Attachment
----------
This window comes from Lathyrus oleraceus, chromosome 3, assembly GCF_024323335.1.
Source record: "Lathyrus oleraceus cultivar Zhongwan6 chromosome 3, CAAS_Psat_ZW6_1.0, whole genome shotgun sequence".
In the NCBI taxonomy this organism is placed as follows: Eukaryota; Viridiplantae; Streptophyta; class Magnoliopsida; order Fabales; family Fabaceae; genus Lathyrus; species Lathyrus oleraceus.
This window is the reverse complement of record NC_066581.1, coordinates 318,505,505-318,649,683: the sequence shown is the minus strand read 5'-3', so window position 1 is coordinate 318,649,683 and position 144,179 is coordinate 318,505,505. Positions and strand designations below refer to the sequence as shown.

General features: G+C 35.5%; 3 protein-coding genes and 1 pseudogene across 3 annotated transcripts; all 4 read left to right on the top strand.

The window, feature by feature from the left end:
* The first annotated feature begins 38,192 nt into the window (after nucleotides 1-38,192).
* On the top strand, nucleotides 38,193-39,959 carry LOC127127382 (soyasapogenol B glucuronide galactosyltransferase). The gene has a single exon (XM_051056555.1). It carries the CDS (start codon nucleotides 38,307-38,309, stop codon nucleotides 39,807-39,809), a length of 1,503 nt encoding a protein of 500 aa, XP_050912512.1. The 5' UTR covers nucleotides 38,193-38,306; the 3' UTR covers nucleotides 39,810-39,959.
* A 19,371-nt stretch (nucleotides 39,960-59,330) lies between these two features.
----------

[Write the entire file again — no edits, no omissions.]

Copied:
This window comes from Lathyrus oleraceus, chromosome 3, assembly GCF_024323335.1.
Source record: "Lathyrus oleraceus cultivar Zhongwan6 chromosome 3, CAAS_Psat_ZW6_1.0, whole genome shotgun sequence".
In the NCBI taxonomy this organism is placed as follows: Eukaryota; Viridiplantae; Streptophyta; class Magnoliopsida; order Fabales; family Fabaceae; genus Lathyrus; species Lathyrus oleraceus.
This window is the reverse complement of record NC_066581.1, coordinates 318,505,505-318,649,683: the sequence shown is the minus strand read 5'-3', so window position 1 is coordinate 318,649,683 and position 144,179 is coordinate 318,505,505. Positions and strand designations below refer to the sequence as shown.

General features: G+C 35.5%; 3 protein-coding genes and 1 pseudogene across 3 annotated transcripts; all 4 read left to right on the top strand.

The window, feature by feature from the left end:
* The first annotated feature begins 38,192 nt into the window (after nucleotides 1-38,192).
* On the top strand, nucleotides 38,193-39,959 carry LOC127127382 (soyasapogenol B glucuronide galactosyltransferase). The gene has a single exon (XM_051056555.1). It carries the CDS (start codon nucleotides 38,307-38,309, stop codon nucleotides 39,807-39,809), a length of 1,503 nt encoding a protein of 500 aa, XP_050912512.1. The 5' UTR covers nucleotides 38,193-38,306; the 3' UTR covers nucleotides 39,810-39,959.
* A 19,371-nt stretch (nucleotides 39,960-59,330) lies between these two features.